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On the wikipedia page for the discrete Fourier transform, the first sentence says:

In mathematics, the discrete Fourier transform (DFT) converts a finite list of equally spaced samples of a function into the list of coefficients of a finite combination of complex sinusoids, ordered by their frequencies, that has those same sample values.

But as I learned it, the Fourier matrix $\mathcal{F}$ takes as its inputs vectors of coefficients $(c_0, c_1, \dotsc, c_{n-1})$ and produces a vector $(f(0), f(2\pi/n), f(2\cdot 2\pi/n), \dotsc, f((n-1)\cdot 2\pi/n))$, where $$f(x) = c_0 + c_1 e^{ix} + c_2 e^{2ix} + \dotsb + c_{n-1}e^{(n-1)ix}.$$

So the above description seems to be describing what the inverse Fourier matrix does. Why is this?

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    $\begingroup$ The description you quoted is horribly worded but accurate. You are using $f$ for both domains rather than just frequency. I think what you meant is $f(x)=\hat{f}(0) + \hat{f}(2\pi/n) e^{jx} + \cdots$, where $\hat{f}$ is the DFT of $f$. The clearest way to think about the DFT is as a simple change of basis from whatever the input uses to a set of orthonormal complex sinusoids. $\endgroup$ – AnonSubmitter85 Aug 13 '13 at 22:53
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It's little bit more than just convention and comes down to how you identify the characters of the underlying group. Of course once you make a choice, everything works out similarly.

In the case of DFT, the group is the finite cyclic group $\mathbb{Z}_n$. When talking about characters, i.e. group homomorphims from $\mathbb{Z}_n$ to the unit circle, you can go around the circle either counter-clockwise or clockwise. If the former, $+i$ appears in your formula. If the latter, $-i$.

Same thing applies to the Fourier transform on $\mathbb{R}$. Do you wind the line around the circle counter-clockwise or clockwise, i.e. $i$ or $-i$? Do you wind it with period $1$ or $2 \pi$?...etc.

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  • $\begingroup$ Is there a correspondence (I think I am missing it) between which way you go around the circle, and considering $$\mathcal{F}: \mathcal{P}_{n-1} \to \mathbb{C}^n,$$ rather than $$\mathcal{F}: \mathbb{C}^n \to \mathcal{P}_{n-1}?$$ (Here $\mathcal{P_{n-1}}$ is trigonometric polynomials of frequency $<n$.) My question was: why does Wikipedia seem to suggest the latter interpretation, when every (?) presentation of the Fourier matrix suggests the former? $\endgroup$ – Eric Auld Aug 22 '13 at 15:37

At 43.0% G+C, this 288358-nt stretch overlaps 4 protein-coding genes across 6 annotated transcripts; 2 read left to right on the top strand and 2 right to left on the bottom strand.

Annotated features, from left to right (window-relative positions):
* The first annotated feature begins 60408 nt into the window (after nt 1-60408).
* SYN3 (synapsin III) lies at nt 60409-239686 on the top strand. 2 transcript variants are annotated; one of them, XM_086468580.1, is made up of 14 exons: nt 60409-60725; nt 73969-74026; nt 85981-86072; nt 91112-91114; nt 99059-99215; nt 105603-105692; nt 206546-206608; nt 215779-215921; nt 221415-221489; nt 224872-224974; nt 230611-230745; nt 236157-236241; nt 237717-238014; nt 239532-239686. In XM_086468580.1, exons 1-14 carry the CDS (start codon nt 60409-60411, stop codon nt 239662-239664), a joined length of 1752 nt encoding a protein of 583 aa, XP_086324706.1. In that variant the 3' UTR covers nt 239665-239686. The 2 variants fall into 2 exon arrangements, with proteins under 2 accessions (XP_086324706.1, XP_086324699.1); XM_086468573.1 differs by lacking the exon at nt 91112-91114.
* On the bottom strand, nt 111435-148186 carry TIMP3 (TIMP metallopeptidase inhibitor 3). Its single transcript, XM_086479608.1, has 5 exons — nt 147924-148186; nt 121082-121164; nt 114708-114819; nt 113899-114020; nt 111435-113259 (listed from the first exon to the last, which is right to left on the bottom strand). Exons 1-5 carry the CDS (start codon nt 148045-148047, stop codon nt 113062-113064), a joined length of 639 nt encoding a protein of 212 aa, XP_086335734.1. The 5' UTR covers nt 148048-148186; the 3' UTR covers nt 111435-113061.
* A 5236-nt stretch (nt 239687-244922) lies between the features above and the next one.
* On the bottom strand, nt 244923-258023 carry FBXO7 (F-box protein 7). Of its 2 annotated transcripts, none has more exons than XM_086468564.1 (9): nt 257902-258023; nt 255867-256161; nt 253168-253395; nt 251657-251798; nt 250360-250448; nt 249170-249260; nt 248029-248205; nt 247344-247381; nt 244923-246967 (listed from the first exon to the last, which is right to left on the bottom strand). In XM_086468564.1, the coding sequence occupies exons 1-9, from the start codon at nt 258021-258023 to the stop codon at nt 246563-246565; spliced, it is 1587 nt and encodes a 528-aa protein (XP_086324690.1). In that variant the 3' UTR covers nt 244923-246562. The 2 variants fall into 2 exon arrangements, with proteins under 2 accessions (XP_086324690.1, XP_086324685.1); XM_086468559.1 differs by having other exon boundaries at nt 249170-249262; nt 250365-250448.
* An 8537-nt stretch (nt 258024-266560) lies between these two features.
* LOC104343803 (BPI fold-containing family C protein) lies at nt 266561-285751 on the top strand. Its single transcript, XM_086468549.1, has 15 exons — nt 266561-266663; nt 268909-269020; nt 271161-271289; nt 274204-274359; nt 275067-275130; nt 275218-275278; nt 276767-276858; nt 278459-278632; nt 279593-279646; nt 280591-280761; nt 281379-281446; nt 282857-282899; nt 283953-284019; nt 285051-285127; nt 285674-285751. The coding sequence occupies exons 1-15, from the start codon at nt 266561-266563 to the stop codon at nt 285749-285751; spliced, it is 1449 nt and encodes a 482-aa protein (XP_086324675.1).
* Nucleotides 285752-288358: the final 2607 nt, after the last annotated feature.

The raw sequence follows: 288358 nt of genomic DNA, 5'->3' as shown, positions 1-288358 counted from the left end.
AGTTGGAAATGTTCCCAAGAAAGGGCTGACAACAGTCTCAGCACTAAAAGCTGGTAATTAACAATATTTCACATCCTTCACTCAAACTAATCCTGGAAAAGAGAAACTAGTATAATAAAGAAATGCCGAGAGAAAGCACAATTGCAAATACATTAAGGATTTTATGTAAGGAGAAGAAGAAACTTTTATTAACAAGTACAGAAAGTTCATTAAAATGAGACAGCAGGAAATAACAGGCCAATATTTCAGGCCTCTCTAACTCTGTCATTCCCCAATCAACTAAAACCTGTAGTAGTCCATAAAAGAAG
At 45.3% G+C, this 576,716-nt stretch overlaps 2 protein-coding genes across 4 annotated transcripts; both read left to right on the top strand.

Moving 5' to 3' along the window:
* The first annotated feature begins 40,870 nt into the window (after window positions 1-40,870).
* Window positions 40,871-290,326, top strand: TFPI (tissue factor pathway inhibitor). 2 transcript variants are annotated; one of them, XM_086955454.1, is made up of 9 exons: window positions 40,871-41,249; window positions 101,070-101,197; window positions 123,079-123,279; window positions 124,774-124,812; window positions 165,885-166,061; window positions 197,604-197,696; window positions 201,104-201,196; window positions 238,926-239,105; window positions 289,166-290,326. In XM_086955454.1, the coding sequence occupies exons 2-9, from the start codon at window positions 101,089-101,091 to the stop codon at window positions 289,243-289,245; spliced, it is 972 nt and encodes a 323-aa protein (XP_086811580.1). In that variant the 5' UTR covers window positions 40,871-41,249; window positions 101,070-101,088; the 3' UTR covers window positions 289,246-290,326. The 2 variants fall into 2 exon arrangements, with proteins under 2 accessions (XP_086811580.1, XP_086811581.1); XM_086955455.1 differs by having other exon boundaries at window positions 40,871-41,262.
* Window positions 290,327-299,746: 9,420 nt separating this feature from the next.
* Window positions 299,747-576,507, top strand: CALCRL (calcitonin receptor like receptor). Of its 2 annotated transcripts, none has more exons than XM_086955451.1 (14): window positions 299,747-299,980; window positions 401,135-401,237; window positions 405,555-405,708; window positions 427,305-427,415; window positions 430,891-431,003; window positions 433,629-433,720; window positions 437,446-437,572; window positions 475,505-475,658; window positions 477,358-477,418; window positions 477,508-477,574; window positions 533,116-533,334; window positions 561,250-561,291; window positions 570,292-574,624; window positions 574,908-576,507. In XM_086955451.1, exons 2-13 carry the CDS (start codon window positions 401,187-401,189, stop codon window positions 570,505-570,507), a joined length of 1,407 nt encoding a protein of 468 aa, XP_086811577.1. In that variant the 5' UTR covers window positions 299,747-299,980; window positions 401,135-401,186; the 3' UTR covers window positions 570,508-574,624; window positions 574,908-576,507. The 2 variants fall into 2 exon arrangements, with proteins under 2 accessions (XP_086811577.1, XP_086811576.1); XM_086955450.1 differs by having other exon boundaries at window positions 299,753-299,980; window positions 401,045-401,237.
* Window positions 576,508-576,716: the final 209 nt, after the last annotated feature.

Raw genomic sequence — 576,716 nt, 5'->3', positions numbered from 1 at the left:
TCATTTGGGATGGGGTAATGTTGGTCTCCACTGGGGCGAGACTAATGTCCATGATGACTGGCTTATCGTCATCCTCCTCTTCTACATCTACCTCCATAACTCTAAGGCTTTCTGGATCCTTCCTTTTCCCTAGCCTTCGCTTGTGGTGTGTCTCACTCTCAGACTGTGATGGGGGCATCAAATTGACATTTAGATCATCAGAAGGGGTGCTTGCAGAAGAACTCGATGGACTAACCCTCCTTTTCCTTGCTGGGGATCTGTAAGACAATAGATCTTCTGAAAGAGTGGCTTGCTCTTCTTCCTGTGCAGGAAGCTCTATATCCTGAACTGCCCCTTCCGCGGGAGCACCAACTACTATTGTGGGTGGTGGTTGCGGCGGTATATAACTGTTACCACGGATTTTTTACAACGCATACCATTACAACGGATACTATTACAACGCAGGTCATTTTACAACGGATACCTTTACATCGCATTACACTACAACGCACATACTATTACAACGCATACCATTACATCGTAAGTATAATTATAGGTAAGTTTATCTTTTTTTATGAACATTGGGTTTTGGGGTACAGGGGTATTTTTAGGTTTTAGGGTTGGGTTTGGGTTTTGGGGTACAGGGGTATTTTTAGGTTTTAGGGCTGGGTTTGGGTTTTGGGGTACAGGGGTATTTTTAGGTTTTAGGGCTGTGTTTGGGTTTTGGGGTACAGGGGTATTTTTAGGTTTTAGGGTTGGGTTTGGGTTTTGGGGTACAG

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    $\begingroup$ One is not better than the other. Once you fix a direction (say clockwise), to take the inverse transform would be going the opposite direction. That's probably the issue with wikipedia convention. As you pointed out, their DFT goes the wrong way. Yes, it's a little weird, since the group algebra in this case is $\mathbb{C}^n$, but equivalent nevertheless. $\endgroup$ – Michael Aug 22 '13 at 15:51
  • $\begingroup$ I'm aware that one way to invert $\mathcal{F}$ is to apply $\mathcal{F}$ to $\vec{c}'$, and then multiply by $1/n$ (here $\vec{c}'$ is just reversing the entries, except for the first). Is this equivalent to what you're saying? Are you suggesting that the phenomenon is more general than just the DFT? Thanks for your help! $\endgroup$ – Eric Auld Aug 22 '13 at 15:58
  • $\begingroup$ Well, when you're reversing the entries, effectively you're going in the opposite direction, are you not? Same thing happens if you look at Fourier transform and its inverse (when inversion makes sense) on the real line, $-i$ becomes $i$. Flipping the group about the zero element is the same as switching direction on the circle, geometrically speaking. $\endgroup$ – Michael Aug 22 '13 at 19:13
  • $\begingroup$ Yes, I agree, thanks. Right now the "inverse by changing directions" property seems incidental to the Fourier matrix, but since the same principle applies to the continuous Fourier transform, it must be an aspect of a more general phenomenon. $\endgroup$ – Eric Auld Aug 22 '13 at 19:18
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The definition of Fourier matrix is inconsistent in the literature. Wolfram says $\mathcal F_{j,k}=\exp(2\pi i jk/n)$, consistent with your notion of $\mathcal F$. Wikipedia puts $-i$ there, consistent with its description of DFT.

At some level, this is a moot point. I have a concept of $i$ in my head, and so do you. But there is no way to know if my concept of $i$ corresponds to your $i$ or to your $-i$. Between two roots of $-1$, one is chosen as $i$, but the choice is completely arbitrary.

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